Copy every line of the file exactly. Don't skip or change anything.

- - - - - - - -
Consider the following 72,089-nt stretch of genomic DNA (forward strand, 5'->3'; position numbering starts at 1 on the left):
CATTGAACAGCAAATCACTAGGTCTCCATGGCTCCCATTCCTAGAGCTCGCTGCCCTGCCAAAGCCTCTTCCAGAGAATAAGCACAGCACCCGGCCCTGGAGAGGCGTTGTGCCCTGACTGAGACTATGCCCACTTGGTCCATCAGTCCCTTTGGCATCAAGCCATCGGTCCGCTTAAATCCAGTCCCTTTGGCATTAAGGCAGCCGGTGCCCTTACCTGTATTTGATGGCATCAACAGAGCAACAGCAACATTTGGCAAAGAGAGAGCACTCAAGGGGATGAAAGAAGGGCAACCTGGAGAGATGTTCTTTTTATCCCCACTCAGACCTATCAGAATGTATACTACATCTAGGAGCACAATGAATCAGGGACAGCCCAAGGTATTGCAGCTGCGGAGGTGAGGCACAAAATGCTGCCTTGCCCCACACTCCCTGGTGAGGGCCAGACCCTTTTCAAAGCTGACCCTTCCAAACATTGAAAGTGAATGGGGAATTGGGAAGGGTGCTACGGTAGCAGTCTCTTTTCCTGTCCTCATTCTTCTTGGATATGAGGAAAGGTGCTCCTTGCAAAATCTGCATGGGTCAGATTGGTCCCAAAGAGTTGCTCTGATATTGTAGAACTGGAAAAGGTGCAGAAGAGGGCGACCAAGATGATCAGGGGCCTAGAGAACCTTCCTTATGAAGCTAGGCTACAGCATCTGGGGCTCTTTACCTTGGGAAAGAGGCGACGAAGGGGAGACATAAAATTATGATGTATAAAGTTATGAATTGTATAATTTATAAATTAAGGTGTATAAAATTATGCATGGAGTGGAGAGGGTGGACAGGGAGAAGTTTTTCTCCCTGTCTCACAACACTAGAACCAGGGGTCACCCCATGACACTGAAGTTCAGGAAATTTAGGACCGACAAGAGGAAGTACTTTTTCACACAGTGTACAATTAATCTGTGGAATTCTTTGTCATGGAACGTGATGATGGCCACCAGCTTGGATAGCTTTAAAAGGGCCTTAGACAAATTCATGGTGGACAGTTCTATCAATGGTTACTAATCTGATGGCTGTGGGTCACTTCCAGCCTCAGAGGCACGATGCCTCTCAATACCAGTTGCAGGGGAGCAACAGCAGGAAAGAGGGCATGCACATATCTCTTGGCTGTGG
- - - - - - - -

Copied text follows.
Consider the following 72,089-nt stretch of genomic DNA (forward strand, 5'->3'; position numbering starts at 1 on the left):
CATTGAACAGCAAATCACTAGGTCTCCATGGCTCCCATTCCTAGAGCTCGCTGCCCTGCCAAAGCCTCTTCCAGAGAATAAGCACAGCACCCGGCCCTGGAGAGGCGTTGTGCCCTGACTGAGACTATGCCCACTTGGTCCATCAGTCCCTTTGGCATCAAGCCATCGGTCCGCTTAAATCCAGTCCCTTTGGCATTAAGGCAGCCGGTGCCCTTACCTGTATTTGATGGCATCAACAGAGCAACAGCAACATTTGGCAAAGAGAGAGCACTCAAGGGGATGAAAGAAGGGCAACCTGGAGAGATGTTCTTTTTATCCCCACTCAGACCTATCAGAATGTATACTACATCTAGGAGCACAATGAATCAGGGACAGCCCAAGGTATTGCAGCTGCGGAGGTGAGGCACAAAATGCTGCCTTGCCCCACACTCCCTGGTGAGGGCCAGACCCTTTTCAAAGCTGACCCTTCCAAACATTGAAAGTGAATGGGGAATTGGGAAGGGTGCTACGGTAGCAGTCTCTTTTCCTGTCCTCATTCTTCTTGGATATGAGGAAAGGTGCTCCTTGCAAAATCTGCATGGGTCAGATTGGTCCCAAAGAGTTGCTCTGATATTGTAGAACTGGAAAAGGTGCAGAAGAGGGCGACCAAGATGATCAGGGGCCTAGAGAACCTTCCTTATGAAGCTAGGCTACAGCATCTGGGGCTCTTTACCTTGGGAAAGAGGCGACGAAGGGGAGACATAAAATTATGATGTATAAAGTTATGAATTGTATAATTTATAAATTAAGGTGTATAAAATTATGCATGGAGTGGAGAGGGTGGACAGGGAGAAGTTTTTCTCCCTGTCTCACAACACTAGAACCAGGGGTCACCCCATGACACTGAAGTTCAGGAAATTTAGGACCGACAAGAGGAAGTACTTTTTCACACAGTGTACAATTAATCTGTGGAATTCTTTGTCATGGAACGTGATGATGGCCACCAGCTTGGATAGCTTTAAAAGGGCCTTAGACAAATTCATGGTGGACAGTTCTATCAATGGTTACTAATCTGATGGCTGTGGGTCACTTCCAGCCTCAGAGGCACGATGCCTCTCAATACCAGTTGCAGGGGAGCAACAGCAGGAAAGAGGGCATGCACATATCTCTTGGCTGTGG